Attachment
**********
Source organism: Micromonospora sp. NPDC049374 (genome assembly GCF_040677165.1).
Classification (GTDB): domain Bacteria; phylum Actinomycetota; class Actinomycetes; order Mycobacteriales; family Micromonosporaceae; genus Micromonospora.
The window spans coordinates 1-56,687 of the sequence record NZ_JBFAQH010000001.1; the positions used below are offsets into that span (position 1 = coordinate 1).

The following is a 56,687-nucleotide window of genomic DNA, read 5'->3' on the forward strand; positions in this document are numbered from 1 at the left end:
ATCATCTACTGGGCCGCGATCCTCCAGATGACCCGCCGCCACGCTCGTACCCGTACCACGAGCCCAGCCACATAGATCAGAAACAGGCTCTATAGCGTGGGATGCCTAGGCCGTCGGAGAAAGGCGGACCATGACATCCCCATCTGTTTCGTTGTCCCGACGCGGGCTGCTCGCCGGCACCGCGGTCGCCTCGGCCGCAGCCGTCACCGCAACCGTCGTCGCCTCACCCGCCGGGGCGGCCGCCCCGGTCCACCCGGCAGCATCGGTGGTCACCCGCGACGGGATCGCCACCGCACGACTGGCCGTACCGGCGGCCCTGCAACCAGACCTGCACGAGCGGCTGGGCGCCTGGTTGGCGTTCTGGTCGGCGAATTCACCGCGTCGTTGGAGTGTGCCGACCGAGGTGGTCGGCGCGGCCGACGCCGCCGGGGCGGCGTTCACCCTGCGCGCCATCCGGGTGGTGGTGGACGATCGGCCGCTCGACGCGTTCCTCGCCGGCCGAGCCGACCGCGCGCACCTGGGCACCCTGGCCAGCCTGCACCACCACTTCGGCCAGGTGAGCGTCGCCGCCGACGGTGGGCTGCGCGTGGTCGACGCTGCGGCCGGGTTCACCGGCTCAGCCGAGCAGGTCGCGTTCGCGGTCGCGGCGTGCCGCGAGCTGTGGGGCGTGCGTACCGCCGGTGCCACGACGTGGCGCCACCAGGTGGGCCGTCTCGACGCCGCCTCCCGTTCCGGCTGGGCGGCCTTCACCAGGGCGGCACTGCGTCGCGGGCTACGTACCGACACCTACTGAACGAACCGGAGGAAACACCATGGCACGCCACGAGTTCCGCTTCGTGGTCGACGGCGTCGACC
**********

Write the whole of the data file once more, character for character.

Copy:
Source organism: Micromonospora sp. NPDC049374 (genome assembly GCF_040677165.1).
Classification (GTDB): domain Bacteria; phylum Actinomycetota; class Actinomycetes; order Mycobacteriales; family Micromonosporaceae; genus Micromonospora.
The window spans coordinates 1-56,687 of the sequence record NZ_JBFAQH010000001.1; the positions used below are offsets into that span (position 1 = coordinate 1).

The following is a 56,687-nucleotide window of genomic DNA, read 5'->3' on the forward strand; positions in this document are numbered from 1 at the left end:
ATCATCTACTGGGCCGCGATCCTCCAGATGACCCGCCGCCACGCTCGTACCCGTACCACGAGCCCAGCCACATAGATCAGAAACAGGCTCTATAGCGTGGGATGCCTAGGCCGTCGGAGAAAGGCGGACCATGACATCCCCATCTGTTTCGTTGTCCCGACGCGGGCTGCTCGCCGGCACCGCGGTCGCCTCGGCCGCAGCCGTCACCGCAACCGTCGTCGCCTCACCCGCCGGGGCGGCCGCCCCGGTCCACCCGGCAGCATCGGTGGTCACCCGCGACGGGATCGCCACCGCACGACTGGCCGTACCGGCGGCCCTGCAACCAGACCTGCACGAGCGGCTGGGCGCCTGGTTGGCGTTCTGGTCGGCGAATTCACCGCGTCGTTGGAGTGTGCCGACCGAGGTGGTCGGCGCGGCCGACGCCGCCGGGGCGGCGTTCACCCTGCGCGCCATCCGGGTGGTGGTGGACGATCGGCCGCTCGACGCGTTCCTCGCCGGCCGAGCCGACCGCGCGCACCTGGGCACCCTGGCCAGCCTGCACCACCACTTCGGCCAGGTGAGCGTCGCCGCCGACGGTGGGCTGCGCGTGGTCGACGCTGCGGCCGGGTTCACCGGCTCAGCCGAGCAGGTCGCGTTCGCGGTCGCGGCGTGCCGCGAGCTGTGGGGCGTGCGTACCGCCGGTGCCACGACGTGGCGCCACCAGGTGGGCCGTCTCGACGCCGCCTCCCGTTCCGGCTGGGCGGCCTTCACCAGGGCGGCACTGCGTCGCGGGCTACGTACCGACACCTACTGAACGAACCGGAGGAAACACCATGGCACGCCACGAGTTCCGCTTCGTGGTCGACGGCGTCGACC